THIRTY-NINE YEARS OF HARMONIC MAPS 3
strange-looking man’, which I suppose is better than nothing. I spent a lot of the
year 1973–74 driving up and down from Warwick to Brighton in an old air-cooled
Fiat 500 it broke down once on the M1 motorway and the man from the rescue
organization said, ‘You’re not really going to Brighton in this, are you?’ Anyway,
when Donna had finished her degree in 1974, we got married and bought a
Skodaˇ
instead!
3. Brighton
In 1973, I started work as a lecturer at Brighton Polytechnic, now the Univer-
sity of Brighton. At the time, polytechnics in the UK had a mission which was
very valuable, but very different from that of universities, to teach more technical
subjects and to research into applicable mathematics [An]. I really wanted to do
research into harmonic maps, but had a hard time convincing anyone there that it
was worth doing. In fact, I nearly ended up joining a group which was applying
approximation theory to the design of circuits, the basic idea being that what you
want is described by a continuous transfer function, whereas what you can build is
described by a rational function, so you must find the ‘best’ approximation to the
desired function by a rational function. But it didn’t really grab my interest in the
same way as harmonic maps. So I applied for jobs in various universities and was
fortunate to get offered a job as lecturer at the University of Leeds in 1977. This
was actually going back to my roots, as my parents and their ancestors had come
from the county of Yorkshire, which includes Leeds, and had only moved because
of my father’s job in the second world war. During my time in Brighton, there
was growing interest in harmonic maps from surfaces in which I participated, for
example, showing, with Eells, that there is no harmonic map of degree one from
the torus to the sphere [EW1].
The functional analysts in Leeds were a bit disappointed when they realized I
didn’t (and still don’t) know any harmonic analysis, but the geometers, Alan West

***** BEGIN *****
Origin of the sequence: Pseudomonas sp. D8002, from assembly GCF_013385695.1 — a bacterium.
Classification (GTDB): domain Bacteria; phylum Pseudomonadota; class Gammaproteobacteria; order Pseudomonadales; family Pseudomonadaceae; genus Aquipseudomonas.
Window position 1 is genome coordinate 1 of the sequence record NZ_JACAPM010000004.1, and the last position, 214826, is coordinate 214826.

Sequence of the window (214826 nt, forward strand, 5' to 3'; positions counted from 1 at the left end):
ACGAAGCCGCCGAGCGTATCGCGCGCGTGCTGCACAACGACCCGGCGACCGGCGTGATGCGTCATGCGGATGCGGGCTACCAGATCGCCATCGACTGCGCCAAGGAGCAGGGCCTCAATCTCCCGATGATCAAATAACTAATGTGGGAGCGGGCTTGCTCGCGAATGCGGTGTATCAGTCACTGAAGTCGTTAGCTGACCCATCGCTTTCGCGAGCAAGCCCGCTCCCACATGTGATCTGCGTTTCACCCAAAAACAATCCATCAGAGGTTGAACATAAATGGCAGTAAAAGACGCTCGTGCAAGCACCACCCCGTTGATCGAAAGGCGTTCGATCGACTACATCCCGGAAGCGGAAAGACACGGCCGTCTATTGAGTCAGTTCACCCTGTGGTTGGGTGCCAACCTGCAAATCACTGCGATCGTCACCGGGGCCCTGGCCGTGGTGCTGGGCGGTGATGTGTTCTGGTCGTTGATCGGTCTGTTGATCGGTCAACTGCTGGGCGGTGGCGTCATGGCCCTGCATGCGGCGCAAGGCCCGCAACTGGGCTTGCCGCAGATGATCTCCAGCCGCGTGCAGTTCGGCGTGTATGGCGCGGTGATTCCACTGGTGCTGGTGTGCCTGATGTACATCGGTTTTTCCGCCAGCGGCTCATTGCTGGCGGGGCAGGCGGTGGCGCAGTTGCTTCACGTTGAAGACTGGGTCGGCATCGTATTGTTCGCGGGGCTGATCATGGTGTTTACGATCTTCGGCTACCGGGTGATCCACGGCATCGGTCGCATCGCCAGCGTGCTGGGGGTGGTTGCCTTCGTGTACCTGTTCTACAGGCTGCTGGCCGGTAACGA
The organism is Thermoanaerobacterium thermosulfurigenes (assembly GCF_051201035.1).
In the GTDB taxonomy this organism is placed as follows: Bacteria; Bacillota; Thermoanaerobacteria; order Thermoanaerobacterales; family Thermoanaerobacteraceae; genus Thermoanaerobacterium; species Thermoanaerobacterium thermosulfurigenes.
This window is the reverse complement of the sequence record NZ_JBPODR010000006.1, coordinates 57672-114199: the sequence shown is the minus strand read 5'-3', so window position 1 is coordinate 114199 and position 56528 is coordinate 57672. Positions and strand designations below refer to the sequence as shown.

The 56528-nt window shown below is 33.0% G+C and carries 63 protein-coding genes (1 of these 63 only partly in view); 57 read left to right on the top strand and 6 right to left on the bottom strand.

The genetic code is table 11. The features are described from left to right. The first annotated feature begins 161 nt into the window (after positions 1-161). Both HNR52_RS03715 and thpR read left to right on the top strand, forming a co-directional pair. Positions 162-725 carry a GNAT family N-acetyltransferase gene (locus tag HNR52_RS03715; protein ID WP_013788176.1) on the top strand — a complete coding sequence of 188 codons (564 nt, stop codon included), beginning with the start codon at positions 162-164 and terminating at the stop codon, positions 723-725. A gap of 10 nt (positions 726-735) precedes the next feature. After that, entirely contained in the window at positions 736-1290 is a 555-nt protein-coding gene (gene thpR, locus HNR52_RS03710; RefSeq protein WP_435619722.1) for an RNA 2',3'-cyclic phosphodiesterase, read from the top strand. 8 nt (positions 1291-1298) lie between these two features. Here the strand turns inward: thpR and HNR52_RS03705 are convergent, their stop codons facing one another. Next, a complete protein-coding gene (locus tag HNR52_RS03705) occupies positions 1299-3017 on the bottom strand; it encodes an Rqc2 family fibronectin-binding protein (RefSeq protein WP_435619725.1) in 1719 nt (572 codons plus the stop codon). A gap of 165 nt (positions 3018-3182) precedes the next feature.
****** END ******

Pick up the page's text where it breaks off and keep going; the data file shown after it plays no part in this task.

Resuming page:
and Sheila Carter were very welcoming and, since then, I have had a great time at
Leeds.
4. Harmonic maps at Leeds
In the first few years at Leeds, papers were still typed on a normal typewriter.
The secretaries hated my asking them to type anything, as my handwriting was
(and still is) appallingly bad. It seems that no one had ever asked them to type
homeomorphism before, and as Leeds was noted for its algebra group, they changed
all homeomorphisms to homomorphisms, completely ruining my theorems! I worked
on what has been my abiding interest: harmonic maps from surfaces, proving exis-
tence and non-existence theorems, partly with Jim Eells, and partly with my first
and second research student, Sadettin Erdem and Adel Bahy-El-Dien, see [Wo4].
I also collaborated with Fran Burstall, who works best in the pub with a pint of
beer in front of him; however, this time, we came up with the key idea on a train
to Lancaster. We had some weird and wonderful diagramatic methods [BuW]
for understanding harmonic 2-spheres into complex Grassmannians Gk(Cn),
which
worked for k 5. Following a wonderful sabbatical year in Bonn (1980–81), where
I mainly worked on understanding harmonic 2-spheres in CP
n,
I went back there
to work with Hermann Karcher: that was the hardest week of my life we never
stopped! We ‘Riemannianized’ [KW] a paper [Wo3] that I’d written giving some
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